Beyond that, I take issue with his statements on ‘Romanism.’

First, the Reformed apologist cannot cooperate with the Romanist in the establishment of the existence of God. The theism of the Roman Catholic theology is not “theism come to its own”; it is a vague, general sort of theism. It is a theism in which the God of Christianity and the God of Greek philosophy, particularly the Unmoved Mover of Aristotle, are ground together into a common mixture. The theism of Romanist theology is a theism heavily freighted with pagan elements of thought. If such a theism were proved to be true, then the Christian theism of the Reformed Christian would be proved to be untrue. If with the Romanist we “prove” the existence of a god, then we have disproved the existence of the God of Christianity. It is only a perverted type of Christianity, such as constitutes Romanism, that fits onto the perverted type of theism which is “proved” by Romanist theologians.

The second major negative conclusion to be drawn from the remarks of Hepp and Warfield is that the Reformed apologist cannot co-operate with the “evangelical” in providing the truth of evangelicalism. By evangelicalism we mean what Warfield meant when he spoke of it as identical with the general non-Reformed Protestantism.

This second negative conclusion follows directly from the first. The evangelical does want to co-operate with the Romanist in proving the truth of theism. He argues that Protestants have many doctrines in common with Romanists, and that the existence of God is the most basic of them. Why then he asks in amazement, cannot Protestants co-operate with Romanists in proving the truth of theism? Why not have the Romanist help us build the first story of the house of Christian theism? After they have helped us build the first story of our house we can dismiss them with thanks for their services and proceed to build the second story, the story of Protestantism, ourselves.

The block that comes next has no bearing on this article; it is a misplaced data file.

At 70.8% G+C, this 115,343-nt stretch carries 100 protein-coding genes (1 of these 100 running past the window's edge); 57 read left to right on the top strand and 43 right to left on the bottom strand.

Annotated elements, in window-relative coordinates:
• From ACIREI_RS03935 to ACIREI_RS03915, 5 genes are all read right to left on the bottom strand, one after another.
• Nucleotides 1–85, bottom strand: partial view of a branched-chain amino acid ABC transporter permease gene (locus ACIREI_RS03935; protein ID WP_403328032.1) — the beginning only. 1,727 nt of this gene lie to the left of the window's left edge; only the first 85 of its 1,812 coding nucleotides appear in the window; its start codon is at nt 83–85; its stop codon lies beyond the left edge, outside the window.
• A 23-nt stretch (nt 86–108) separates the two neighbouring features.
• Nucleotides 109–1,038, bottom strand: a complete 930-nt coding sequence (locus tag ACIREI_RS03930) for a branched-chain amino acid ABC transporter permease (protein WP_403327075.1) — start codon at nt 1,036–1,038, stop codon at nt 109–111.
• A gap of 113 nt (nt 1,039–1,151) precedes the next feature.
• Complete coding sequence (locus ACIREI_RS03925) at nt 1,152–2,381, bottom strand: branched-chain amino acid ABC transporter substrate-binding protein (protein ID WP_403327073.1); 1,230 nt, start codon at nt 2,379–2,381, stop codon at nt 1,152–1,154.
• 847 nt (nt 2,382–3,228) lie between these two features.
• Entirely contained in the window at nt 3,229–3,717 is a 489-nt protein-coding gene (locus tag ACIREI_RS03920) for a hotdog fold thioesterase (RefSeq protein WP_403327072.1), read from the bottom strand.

The answer to this is that if Romanists have helped us in building the first story of our house, then the whole house will tumble into ruins. It has already been noted that when they build the first story of their house the Romanists mix a great deal of the clay of paganism with the iron of Christianity. The concrete blocks may be those of Christianity, but the cement is nothing other than the sand of paganism. Woe to the Protestant who seeks to build his Protestantism as a second story upon a supposedly theistic foundation, and a first story built by Romanism or by Protestants in conjunction with Romanists. Only a defective Protestantism can be built upon the perverted theism of the Romanist type. For, as Warfield puts it, the precise characterization of evangelicalism is that which describes it as a defective Protestantism. Warfield’s point is that evangelicalism is inconsistent Protestantism. It has carried into its system certain foreign elements ultimately derived by way of Romanism from paganism.

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Joel L. Watts
Joel L. Watts holds a Masters of Arts from United Theological Seminary with a focus in literary and rhetorical criticism of the New Testament. He is currently a Ph.D. student at the University of the Free State, analyzing Paul’s model of atonement in Galatians. He is the author of Mimetic Criticism of the Gospel of Mark: Introduction and Commentary (Wipf and Stock, 2013), a co-editor and contributor to From Fear to Faith: Stories of Hitting Spiritual Walls (Energion, 2013), and Praying in God's Theater, Meditations on the Book of Revelation (Wipf and Stock, 2014).